Pharmac widens flu vaccine access to increase uptake

Media release Medicines

Pharmac today announced that it is permanently widening access to the annual funded flu vaccine to people with specific mental health conditions or addiction issues, as well for children aged 3 to 12 years for the rest of the 2022 flu season. The widened access will start from 1 July.

“There has been a sharp increase in the flu cases recorded this season with the impact on our communities, likened to that of COVID-19,” says Pharmac’s Director of Operations, Lisa Williams. “With less influenza circulating in previous years, New Zealanders have a lower immunity, so it is more important than ever to boost our protection and reduce preventable hospitalisations and pressure on the healthcare system.”

“We are widening access to the funded flu vaccine now since only half of the available total stock has been used. We want to ensure that the available vaccine is put to good use, so people who are at the highest risk of becoming very ill from the flu can access the vaccine and all those who are eligible for it to go and get it.”

“People with specific mental health conditions and or addiction issues are now included in the eligibility criteria for the flu vaccine for 2022 and all future seasons. We initially received an application for these groups(external link) in 2019, and after assessing an updated application in 2021 it was ranked on our Options for Investment list.”

Chief Executive of The Mental Health Foundation, Shaun Robinson welcomes this widening of access. “People with such lived experience are often vulnerable to disproportionately poor physical health due to issues such as poverty, discrimination in housing and diagnostic over-shadowing – where their physical health needs are not given adequate attention because of their mental health or addiction issues.”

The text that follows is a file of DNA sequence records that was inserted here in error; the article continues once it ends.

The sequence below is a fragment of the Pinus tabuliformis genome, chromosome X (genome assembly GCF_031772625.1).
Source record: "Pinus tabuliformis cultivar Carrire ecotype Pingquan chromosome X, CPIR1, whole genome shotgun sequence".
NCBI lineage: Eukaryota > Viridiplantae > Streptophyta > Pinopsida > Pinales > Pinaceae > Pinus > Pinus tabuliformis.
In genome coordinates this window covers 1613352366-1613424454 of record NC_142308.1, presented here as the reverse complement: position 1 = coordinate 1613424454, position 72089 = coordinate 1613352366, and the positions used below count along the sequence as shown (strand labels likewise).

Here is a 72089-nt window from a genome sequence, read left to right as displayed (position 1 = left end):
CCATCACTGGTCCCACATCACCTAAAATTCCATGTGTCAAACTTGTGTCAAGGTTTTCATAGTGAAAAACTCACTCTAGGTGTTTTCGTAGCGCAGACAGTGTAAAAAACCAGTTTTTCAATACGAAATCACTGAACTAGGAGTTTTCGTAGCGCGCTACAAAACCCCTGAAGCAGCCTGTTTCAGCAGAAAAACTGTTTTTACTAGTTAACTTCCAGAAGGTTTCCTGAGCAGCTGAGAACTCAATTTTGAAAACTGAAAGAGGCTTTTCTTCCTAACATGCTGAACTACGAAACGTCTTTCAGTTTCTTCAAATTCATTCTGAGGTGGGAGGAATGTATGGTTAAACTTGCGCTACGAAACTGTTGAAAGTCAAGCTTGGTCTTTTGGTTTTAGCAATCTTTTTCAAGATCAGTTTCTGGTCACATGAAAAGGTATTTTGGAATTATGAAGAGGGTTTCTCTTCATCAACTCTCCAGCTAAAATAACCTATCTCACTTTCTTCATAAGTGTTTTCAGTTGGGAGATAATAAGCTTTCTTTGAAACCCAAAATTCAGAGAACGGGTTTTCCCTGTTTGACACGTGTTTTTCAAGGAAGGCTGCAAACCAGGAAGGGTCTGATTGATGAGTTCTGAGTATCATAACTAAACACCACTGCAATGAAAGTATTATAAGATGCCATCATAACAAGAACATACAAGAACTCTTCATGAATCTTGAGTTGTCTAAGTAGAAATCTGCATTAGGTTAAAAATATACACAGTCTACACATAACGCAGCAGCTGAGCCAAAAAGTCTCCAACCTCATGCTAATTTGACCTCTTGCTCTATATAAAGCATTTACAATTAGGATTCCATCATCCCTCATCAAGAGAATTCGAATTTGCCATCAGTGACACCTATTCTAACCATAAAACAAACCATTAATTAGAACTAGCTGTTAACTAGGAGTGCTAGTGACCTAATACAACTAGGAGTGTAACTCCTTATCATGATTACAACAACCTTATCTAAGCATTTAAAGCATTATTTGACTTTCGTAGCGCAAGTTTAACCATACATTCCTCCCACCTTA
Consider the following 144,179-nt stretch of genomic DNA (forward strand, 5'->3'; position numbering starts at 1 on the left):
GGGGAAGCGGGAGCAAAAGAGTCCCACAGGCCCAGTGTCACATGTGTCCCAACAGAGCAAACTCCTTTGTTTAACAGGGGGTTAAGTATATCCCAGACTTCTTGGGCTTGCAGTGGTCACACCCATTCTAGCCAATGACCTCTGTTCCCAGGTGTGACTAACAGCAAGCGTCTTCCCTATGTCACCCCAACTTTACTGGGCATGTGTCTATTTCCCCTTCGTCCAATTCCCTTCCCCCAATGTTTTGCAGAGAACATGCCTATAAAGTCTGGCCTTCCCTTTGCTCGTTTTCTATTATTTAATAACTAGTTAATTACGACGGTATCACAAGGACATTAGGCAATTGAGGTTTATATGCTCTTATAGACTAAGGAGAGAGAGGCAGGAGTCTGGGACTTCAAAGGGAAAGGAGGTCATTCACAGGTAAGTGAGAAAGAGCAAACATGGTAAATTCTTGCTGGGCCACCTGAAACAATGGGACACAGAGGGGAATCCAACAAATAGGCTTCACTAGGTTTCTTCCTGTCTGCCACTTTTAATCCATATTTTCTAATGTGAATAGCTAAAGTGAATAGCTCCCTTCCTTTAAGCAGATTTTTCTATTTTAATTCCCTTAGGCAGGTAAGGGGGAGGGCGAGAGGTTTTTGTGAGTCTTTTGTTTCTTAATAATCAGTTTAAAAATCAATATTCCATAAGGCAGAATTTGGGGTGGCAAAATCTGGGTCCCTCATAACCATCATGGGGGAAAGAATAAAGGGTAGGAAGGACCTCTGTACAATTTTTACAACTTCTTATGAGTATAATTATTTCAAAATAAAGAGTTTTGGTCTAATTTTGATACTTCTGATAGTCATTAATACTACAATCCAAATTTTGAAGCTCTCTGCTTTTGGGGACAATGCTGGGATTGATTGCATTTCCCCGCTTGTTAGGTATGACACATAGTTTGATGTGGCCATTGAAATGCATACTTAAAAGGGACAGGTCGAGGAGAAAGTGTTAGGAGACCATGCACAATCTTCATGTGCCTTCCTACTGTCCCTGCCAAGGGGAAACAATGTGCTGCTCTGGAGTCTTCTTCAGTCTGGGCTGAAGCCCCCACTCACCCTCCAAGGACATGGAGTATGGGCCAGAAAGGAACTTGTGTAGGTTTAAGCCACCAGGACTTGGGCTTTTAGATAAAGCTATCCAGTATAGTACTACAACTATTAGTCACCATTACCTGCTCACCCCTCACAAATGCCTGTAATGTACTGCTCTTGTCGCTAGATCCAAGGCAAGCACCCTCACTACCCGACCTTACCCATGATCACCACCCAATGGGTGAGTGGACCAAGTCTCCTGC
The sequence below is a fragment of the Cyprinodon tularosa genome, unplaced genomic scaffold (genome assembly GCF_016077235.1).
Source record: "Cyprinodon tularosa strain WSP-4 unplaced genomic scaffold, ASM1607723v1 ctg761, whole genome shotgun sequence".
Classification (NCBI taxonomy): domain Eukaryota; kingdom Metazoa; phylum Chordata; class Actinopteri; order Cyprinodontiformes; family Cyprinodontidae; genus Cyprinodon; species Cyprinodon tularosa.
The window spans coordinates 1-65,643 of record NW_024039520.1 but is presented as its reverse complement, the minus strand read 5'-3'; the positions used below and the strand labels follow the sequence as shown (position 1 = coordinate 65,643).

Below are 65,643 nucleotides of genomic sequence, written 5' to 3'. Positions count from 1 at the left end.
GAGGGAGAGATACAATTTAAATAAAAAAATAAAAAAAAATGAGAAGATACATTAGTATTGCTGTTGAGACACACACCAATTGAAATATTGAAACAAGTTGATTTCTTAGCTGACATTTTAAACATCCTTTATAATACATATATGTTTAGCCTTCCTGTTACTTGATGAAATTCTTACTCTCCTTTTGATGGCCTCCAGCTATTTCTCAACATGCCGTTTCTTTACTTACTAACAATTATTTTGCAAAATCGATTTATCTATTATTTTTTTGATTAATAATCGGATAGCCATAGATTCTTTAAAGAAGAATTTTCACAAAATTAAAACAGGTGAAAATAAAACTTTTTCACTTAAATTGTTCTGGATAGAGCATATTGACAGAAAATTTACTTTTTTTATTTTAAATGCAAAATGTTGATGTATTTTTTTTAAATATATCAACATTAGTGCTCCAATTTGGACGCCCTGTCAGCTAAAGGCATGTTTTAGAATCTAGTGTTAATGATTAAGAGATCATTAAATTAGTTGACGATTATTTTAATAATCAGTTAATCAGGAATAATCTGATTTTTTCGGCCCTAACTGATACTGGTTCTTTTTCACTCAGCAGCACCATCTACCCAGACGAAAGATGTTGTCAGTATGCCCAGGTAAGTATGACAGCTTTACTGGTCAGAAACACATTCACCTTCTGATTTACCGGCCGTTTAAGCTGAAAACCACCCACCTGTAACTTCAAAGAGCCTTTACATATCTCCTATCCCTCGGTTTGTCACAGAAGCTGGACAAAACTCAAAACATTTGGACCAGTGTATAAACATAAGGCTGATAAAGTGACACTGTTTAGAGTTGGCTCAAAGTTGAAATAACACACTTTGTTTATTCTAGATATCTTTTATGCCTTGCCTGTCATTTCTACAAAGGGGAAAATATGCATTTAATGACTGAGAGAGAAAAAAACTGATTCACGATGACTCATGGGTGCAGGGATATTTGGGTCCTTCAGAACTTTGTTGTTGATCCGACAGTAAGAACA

People with lived experience of mental distress and of addictions have the right to good physical health and health care – the Pharmac decision about funded flu vaccine takes us another step towards this goal,” Mr Robinson says. 

For the rest of 2022, Pharmac is also widening funded access to all children aged 3 to 12 years. Tamariki under 9 years of age who have not previously received flu vaccine will need two doses given four weeks apart to gain full immunity for 2022.

“We know that the flu spreads quickly between our tamariki,” says Ms Williams. “This increases the chance of them bringing it home affecting the wider whānau, which is why we want to encourage as many families as possible to make use of this chance to get tamariki vaccinated for free. While some children will have already had their flu vaccine, we believe up to an additional 650,000 children will benefit from this change.”

“This year we have a situation where there is reduced population immunity to influenza, as it has not circulated while borders have been closed. Now we have both influenza and COVID-19 circulating at the same time, which puts more people at risk and our health system under further strain. We believe that these additional measures will help use up the available vaccine and support the health system as it manages high levels of illness in the community this winter.”

Prior to the flu season starting, Pharmac also widened access to the influenza vaccine for all Māori and Pacific people aged 55 to 64, also to boost immunity during the 2022 flu season.

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The flu vaccine is already free for people over 65, people with long-term conditions (like asthma and diabetes), and those who are pregnant.

Those who do not qualify for the funded vaccine, can pay to be vaccinated through general practitioners, pharmacists and other private immunisation providers. Some people might be able to get a free vaccination through their employer's occupational health programme.